Archive for Other Spots

Christmas 2009

We Christmas’d in Memphis this year.  The kids had a great time together.  (I have no pics b/c I forgot our camera!)  And getting to spend time with Kate and Jon, my mom and dad, was marvelous.  I always feel so connected, so in tune with Jon and my dad.  Our conversations feel meaningful, deep.

However, in retrospect now, picking out Tamara’s Christmas (and to some degree the anticipation of a new job – see next paragraph) was horribly stressful.  Of course, like a normal guy, I hate shopping.  But I did most of it online, so then that should help.  And it did.  But the problem became: I couldn’t buy it before Dec 25th and in fact had to wait until Monday, 2 days beyond our anticipated departure.  So what required such anxiety, and still be “worth it”?  Well… a car.  As the mileage on our ’97 Ford E150 breached the 200K mark, we felt compelled to replace it.  I researched replacements in Austin, but not until talking with our Volvo experts (while in Memphis) that the search narrowed to specifics.  And we found an 05 Volvo XC90 in Memphis.  So, we’re cruisin in style once again… until we’re not again.

Other stuff:
We also sold the van.  First, Tamara saved me by finding the Title!  Also, it sold for double what Car Max said they pay for it.  And then, it went to a nice young couple that really needed it.  3 young children to get back and forth to school.  It felt familiar.

With terms complete and papers all signed, the cusp of a new job on Monday morning illuminates the coming years, if God wills it.  There are 2 major differences this time.  1) I’ll be working with my brother.  In fact, we’ll likely be office-d down the hall for each other.  But for those that don’t know us well, this will bless us both and even could make us happier people.  Todd and I worked throughout our childhood together without noticeable conflict.  And we worked together during an entire summer for our uncle’s foundation repair company: 10 hour days digging holes and hauling stuff around.  We got along better than we ever had that summer.  2) Here at the outset, the work appears to be very interesting. I’m really looking forward to starting.

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Ramping up to Christmas

Working backward a bit.

Tamara has established our Christmas card as one of her creative outlets. It’s become tradition, and each year takes a different turn. I think this year’s twist may catch some of you off guard.
Christmas Card 2009 - HI. HOW ARE YOU
Here’s the full set if you’re interested in the whole shoot.  This artwork is on the strip at UT.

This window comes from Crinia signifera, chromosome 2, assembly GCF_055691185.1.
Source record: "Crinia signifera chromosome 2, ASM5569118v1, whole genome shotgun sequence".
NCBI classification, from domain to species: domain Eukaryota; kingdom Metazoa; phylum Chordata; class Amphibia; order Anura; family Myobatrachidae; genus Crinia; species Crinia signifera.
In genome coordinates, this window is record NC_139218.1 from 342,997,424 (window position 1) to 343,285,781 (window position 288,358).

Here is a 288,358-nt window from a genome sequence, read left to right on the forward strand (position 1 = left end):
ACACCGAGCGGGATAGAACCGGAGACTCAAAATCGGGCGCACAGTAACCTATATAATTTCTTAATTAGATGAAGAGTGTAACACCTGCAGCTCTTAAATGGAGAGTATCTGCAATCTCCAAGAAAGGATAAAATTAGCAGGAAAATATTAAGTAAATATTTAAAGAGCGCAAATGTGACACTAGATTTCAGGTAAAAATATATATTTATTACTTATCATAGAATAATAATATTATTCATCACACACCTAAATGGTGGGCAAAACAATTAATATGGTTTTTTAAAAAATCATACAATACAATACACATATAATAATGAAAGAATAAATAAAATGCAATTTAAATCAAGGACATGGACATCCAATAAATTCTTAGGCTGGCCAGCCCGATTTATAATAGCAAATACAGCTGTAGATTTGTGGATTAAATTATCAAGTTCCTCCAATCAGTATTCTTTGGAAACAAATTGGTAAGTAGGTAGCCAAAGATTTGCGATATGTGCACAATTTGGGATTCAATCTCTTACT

Moses also decided a quick shot with this steer was a good idea…at least he did initially.
Mad boy disease
I find a lot of irony in this photo.

That same afternoon, we hiked a portion the Shoal Creek Greenbelt.  It divides UT West Campus from the Brykerwoods area.
Hiking Shoal Creek
We’d driven by so often.  Such a gem of a park. We’ll be back for sure.

Moses turned 7.  Wow!  Can he really be approaching a full decade?
Moses blowing out the candles
Mario cart racing was his theme, and everyone enjoyed themselves.  We decorated bikes, anchored streamers around the edge of our cul-de-sac, and raced until I got tired and they got disinterested.

Someone’s badly in need of exercise and a bike!

Tabitha’s winter choir concert was last week.  Here’s a sample:

Go to the set on Flickr to see all 7 songs.  (Some are truncated on Flickr and I’ll have to upload to YouTube instead.)

Senator Jim Webb

As mentioned in an earlier post, I’ve been concerned for and following news of Myanmar for several months. This is an interesting post given all the recent news about Daw Aung San Suu Kyi and Mr. Yettaw. This really makes me wonder about his interview with San Suu Kyi.
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We Can’t Afford to Ignore Myanmar

By JIM WEBB

Washington

EIGHT years ago I visited Myanmar as a private citizen, traveling freely in the capital city of Yangon and around the countryside. This lush, breathtakingly beautiful nation was even then showing the strain of its severance from the outside world. I was a guest of an American businessman, and I understood the frustration and disappointment that he and others felt, knowing even then that tighter sanctions would soon drive them out of the country.